The AIHW first published 2008–09 data from the Disease expenditure database in Australia’s Health 2012 in June 2012.
Accessibility:Help on this term

The AIHW provides a variety of products that draw upon the Disease expenditure database 2008–09. Published products currently available on the AIHW website include:

Users can request data not available online or in reports via the Expenditure and Economics Unit on (02) 6244 1119 or via email to expenditure@aihw.gov.au. Requests that take longer than half an hour to compile are charged for on a cost-recovery basis.
Interpretability:Help on this term

Supporting information on the quality and use of the Disease expenditure database are published in Health system expenditure on disease and injury in Australia, 2004–05 (technical notes), available in hard copy or on the AIHW website.

Most important to note is that the Disease expenditure database estimates:

  • are a conservative estimate based on around 70% of total recurrent health expenditure
  • are only one measure of the size of the disease burden on the community (that is, the ‘size of the problem’)
  • are not the same as loss of health due to disease
  • should not be regarded as how much would be saved if a specific disease or all diseases were prevented, and
are not an estimate of the total economic impact of diseases in the Australian community. This is because the estimates do not include costs that are not accrued by the health system, such as travel costs of patients, costs associated with the social and economic burden on carers and family, and owing to lost quality and quantity of life.
Relevance:Help on this term

Disease expenditure estimates provide a broad picture of the use of health system resources classified by disease group, as well as a reference source for planners and researchers interested in costs and use patterns for particular disease groups.

The Disease expenditure database contains a conservative estimate based on around 70% of total recurrent health expenditure.

It is not possible to allocate all expenditure on health goods and services by disease. Expenditure that was not able to be allocated by disease includes: capital expenditure; non‑admitted patient hospital services; over‑the‑counter drugs; other health practitioner services (except optometry); community health services expenditure (except community mental health); expenditure on public health programs (except cancer screening programs); health administration; health aids and appliances, and patient transport (ambulance).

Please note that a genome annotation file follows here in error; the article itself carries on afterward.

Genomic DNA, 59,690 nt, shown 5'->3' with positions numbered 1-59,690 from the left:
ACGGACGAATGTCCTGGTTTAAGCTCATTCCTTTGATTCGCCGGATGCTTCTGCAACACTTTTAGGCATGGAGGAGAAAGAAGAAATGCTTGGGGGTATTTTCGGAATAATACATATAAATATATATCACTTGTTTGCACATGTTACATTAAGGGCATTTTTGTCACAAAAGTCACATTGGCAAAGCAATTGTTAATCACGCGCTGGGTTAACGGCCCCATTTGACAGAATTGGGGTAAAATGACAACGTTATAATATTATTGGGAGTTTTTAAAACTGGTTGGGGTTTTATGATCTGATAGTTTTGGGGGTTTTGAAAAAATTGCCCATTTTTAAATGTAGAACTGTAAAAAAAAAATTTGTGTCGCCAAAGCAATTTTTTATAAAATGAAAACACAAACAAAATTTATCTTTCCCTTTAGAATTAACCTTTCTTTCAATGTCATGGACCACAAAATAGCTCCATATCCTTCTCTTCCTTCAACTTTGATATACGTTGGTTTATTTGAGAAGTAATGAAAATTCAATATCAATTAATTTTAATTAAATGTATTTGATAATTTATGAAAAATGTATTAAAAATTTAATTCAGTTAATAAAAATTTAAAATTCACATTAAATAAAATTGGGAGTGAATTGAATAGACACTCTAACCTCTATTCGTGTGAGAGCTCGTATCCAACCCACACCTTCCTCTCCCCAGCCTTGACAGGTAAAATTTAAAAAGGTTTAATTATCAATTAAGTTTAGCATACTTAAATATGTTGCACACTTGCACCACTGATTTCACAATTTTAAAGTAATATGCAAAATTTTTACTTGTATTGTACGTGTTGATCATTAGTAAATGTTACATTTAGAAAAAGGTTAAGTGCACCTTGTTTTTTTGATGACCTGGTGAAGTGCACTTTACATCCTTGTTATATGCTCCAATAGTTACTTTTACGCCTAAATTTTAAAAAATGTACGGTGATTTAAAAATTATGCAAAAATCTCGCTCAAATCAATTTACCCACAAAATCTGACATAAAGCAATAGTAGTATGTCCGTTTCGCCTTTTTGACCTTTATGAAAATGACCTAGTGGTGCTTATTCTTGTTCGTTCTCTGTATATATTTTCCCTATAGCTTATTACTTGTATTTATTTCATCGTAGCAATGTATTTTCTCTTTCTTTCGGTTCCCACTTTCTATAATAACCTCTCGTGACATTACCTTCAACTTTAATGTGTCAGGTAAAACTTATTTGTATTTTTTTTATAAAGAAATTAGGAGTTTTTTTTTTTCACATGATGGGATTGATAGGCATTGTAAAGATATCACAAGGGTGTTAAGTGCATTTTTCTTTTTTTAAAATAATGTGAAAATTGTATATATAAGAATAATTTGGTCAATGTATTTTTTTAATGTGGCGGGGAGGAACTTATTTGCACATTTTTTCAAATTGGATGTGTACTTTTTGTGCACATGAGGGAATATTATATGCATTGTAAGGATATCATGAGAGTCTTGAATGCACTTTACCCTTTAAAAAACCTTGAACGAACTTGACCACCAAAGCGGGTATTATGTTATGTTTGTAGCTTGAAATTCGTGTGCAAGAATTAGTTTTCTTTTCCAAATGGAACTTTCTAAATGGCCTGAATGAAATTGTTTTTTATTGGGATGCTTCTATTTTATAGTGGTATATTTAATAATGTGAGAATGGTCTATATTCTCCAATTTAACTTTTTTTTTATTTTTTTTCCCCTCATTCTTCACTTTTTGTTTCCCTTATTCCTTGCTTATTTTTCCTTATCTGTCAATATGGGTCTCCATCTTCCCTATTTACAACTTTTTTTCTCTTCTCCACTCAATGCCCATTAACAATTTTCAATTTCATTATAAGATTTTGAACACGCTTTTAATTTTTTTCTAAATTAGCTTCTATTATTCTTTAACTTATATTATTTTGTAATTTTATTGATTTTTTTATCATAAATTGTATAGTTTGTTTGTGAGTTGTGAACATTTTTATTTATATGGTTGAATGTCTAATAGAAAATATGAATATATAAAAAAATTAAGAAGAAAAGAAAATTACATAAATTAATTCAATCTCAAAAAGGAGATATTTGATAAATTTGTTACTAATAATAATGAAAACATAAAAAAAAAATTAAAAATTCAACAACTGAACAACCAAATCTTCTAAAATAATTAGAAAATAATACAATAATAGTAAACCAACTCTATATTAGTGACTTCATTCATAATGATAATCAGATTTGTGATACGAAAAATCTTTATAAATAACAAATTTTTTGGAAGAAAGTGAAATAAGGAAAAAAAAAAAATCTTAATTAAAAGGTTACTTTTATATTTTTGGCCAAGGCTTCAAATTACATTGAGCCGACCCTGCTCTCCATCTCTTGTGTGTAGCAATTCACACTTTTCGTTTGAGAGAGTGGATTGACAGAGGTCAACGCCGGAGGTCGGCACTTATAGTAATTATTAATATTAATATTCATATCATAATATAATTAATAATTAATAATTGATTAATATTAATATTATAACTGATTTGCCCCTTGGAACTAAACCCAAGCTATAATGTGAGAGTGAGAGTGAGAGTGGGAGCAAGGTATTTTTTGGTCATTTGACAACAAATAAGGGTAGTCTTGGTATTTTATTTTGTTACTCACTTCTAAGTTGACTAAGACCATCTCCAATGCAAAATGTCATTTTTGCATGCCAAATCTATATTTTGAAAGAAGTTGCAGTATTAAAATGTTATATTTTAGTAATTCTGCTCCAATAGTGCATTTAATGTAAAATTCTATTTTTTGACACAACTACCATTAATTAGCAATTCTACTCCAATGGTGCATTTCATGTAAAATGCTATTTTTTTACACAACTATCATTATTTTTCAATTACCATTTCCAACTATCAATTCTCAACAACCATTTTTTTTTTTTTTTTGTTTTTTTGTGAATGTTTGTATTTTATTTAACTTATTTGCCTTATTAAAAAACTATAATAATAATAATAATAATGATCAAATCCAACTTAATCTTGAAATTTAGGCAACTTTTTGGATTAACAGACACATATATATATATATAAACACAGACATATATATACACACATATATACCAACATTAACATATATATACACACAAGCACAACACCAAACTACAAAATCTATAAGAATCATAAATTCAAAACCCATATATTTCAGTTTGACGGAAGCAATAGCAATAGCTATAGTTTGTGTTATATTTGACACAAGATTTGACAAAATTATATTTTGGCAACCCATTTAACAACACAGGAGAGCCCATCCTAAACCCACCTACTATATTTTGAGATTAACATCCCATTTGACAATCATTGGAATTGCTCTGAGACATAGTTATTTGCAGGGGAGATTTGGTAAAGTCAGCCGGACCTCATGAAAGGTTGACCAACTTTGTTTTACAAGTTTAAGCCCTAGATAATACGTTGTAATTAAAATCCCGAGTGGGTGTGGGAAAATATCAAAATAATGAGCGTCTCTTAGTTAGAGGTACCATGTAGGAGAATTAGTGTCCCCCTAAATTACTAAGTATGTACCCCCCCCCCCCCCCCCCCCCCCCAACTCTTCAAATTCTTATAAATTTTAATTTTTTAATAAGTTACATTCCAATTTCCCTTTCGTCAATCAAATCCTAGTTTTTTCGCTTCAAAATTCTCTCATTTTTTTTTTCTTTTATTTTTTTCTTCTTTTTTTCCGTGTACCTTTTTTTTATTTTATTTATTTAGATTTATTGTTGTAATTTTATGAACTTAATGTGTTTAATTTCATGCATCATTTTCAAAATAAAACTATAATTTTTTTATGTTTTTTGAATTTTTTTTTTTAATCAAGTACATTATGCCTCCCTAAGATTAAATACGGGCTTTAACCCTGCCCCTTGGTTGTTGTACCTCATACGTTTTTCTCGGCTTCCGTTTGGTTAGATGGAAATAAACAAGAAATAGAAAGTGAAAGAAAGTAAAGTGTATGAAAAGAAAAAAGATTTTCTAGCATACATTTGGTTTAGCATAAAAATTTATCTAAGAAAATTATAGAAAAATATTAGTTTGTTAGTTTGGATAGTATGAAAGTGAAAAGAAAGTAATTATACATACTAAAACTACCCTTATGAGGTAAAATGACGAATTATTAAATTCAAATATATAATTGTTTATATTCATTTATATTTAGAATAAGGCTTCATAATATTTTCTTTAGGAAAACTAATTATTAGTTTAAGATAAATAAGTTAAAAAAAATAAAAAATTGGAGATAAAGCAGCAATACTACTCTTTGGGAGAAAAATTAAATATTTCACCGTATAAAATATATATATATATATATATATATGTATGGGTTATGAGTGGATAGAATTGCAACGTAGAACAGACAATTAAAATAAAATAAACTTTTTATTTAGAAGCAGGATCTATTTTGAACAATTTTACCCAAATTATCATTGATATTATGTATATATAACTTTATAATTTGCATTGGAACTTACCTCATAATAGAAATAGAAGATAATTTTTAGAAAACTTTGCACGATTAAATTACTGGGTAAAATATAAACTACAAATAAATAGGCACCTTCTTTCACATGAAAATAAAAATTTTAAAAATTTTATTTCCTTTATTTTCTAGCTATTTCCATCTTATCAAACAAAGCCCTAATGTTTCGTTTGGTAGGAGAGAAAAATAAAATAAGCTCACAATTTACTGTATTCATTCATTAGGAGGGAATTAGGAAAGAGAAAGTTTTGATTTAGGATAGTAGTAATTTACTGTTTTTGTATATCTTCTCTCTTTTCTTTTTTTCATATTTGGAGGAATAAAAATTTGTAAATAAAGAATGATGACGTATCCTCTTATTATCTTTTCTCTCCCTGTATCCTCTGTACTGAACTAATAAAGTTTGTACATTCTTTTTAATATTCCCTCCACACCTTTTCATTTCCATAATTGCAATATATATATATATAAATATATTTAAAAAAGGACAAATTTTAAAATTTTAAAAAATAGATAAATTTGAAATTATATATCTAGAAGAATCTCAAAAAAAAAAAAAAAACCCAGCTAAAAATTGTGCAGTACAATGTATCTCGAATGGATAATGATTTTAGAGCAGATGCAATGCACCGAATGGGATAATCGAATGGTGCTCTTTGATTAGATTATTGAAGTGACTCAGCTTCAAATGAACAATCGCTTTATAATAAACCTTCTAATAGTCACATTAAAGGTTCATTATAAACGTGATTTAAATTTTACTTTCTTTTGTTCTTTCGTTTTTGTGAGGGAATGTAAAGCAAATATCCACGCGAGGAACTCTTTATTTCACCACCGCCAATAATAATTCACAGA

Readers need to bear in mind that cost‑of‑illness data only provide estimates of the impact of a disease on health system expenditures. The estimates of the cost of treating and/or preventing a disease cannot be used to indicate the loss of health due to that disease.

Care should be taken not to interpret expenditure associated with disease treatment as simply an estimate of the savings that would result from prevention of disease. Conversion of the opportunity cost—or the benefits forgone—of resources being devoted to disease treatment into expenditure savings involves a number of additional considerations (see, for example, AIHW: Mathers et al. 1998a).
Accuracy:Help on this term

Apart from hospital admitted patient services data, the method for estimating disease expenditure is generally a ‘top–down’ approach where total expenditure across the health system is estimated and then allocated to the relevant conditions. Although this method yields consistency, good coverage, and totals that add up to known expenditures, it is not as sensitive or accurate for any specific disease as a detailed ‘bottom–up’ analysis of actual costs incurred by patients with that disease. In most cases, a bottom up analysis is not possible due to a lack of available data.